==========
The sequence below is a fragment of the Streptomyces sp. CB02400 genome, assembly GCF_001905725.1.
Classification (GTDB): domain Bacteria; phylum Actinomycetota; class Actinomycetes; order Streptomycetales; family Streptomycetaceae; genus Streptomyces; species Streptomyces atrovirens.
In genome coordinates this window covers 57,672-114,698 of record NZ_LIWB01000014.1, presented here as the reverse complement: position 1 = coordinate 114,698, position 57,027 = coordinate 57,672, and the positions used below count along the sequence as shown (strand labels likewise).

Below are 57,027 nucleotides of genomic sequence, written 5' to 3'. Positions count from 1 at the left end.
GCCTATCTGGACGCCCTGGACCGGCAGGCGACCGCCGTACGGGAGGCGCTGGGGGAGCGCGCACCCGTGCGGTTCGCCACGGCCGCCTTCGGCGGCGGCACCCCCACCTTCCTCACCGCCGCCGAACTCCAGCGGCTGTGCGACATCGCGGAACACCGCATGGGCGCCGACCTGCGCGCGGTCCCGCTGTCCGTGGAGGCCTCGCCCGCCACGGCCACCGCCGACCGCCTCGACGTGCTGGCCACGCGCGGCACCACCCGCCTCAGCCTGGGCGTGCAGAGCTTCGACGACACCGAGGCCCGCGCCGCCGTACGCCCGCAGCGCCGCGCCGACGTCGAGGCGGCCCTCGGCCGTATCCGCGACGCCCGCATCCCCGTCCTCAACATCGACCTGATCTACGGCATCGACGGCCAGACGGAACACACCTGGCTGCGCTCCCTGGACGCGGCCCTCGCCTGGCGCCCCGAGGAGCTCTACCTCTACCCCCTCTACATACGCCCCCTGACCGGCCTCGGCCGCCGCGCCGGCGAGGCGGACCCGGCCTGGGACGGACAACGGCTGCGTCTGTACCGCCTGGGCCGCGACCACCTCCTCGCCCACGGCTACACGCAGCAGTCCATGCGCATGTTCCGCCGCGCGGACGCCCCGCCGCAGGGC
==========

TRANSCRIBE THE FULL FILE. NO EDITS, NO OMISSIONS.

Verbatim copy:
The sequence below is a fragment of the Streptomyces sp. CB02400 genome, assembly GCF_001905725.1.
Classification (GTDB): domain Bacteria; phylum Actinomycetota; class Actinomycetes; order Streptomycetales; family Streptomycetaceae; genus Streptomyces; species Streptomyces atrovirens.
In genome coordinates this window covers 57,672-114,698 of record NZ_LIWB01000014.1, presented here as the reverse complement: position 1 = coordinate 114,698, position 57,027 = coordinate 57,672, and the positions used below count along the sequence as shown (strand labels likewise).

Below are 57,027 nucleotides of genomic sequence, written 5' to 3'. Positions count from 1 at the left end.
GCCTATCTGGACGCCCTGGACCGGCAGGCGACCGCCGTACGGGAGGCGCTGGGGGAGCGCGCACCCGTGCGGTTCGCCACGGCCGCCTTCGGCGGCGGCACCCCCACCTTCCTCACCGCCGCCGAACTCCAGCGGCTGTGCGACATCGCGGAACACCGCATGGGCGCCGACCTGCGCGCGGTCCCGCTGTCCGTGGAGGCCTCGCCCGCCACGGCCACCGCCGACCGCCTCGACGTGCTGGCCACGCGCGGCACCACCCGCCTCAGCCTGGGCGTGCAGAGCTTCGACGACACCGAGGCCCGCGCCGCCGTACGCCCGCAGCGCCGCGCCGACGTCGAGGCGGCCCTCGGCCGTATCCGCGACGCCCGCATCCCCGTCCTCAACATCGACCTGATCTACGGCATCGACGGCCAGACGGAACACACCTGGCTGCGCTCCCTGGACGCGGCCCTCGCCTGGCGCCCCGAGGAGCTCTACCTCTACCCCCTCTACATACGCCCCCTGACCGGCCTCGGCCGCCGCGCCGGCGAGGCGGACCCGGCCTGGGACGGACAACGGCTGCGTCTGTACCGCCTGGGCCGCGACCACCTCCTCGCCCACGGCTACACGCAGCAGTCCATGCGCATGTTCCGCCGCGCGGACGCCCCGCCGCAGGGC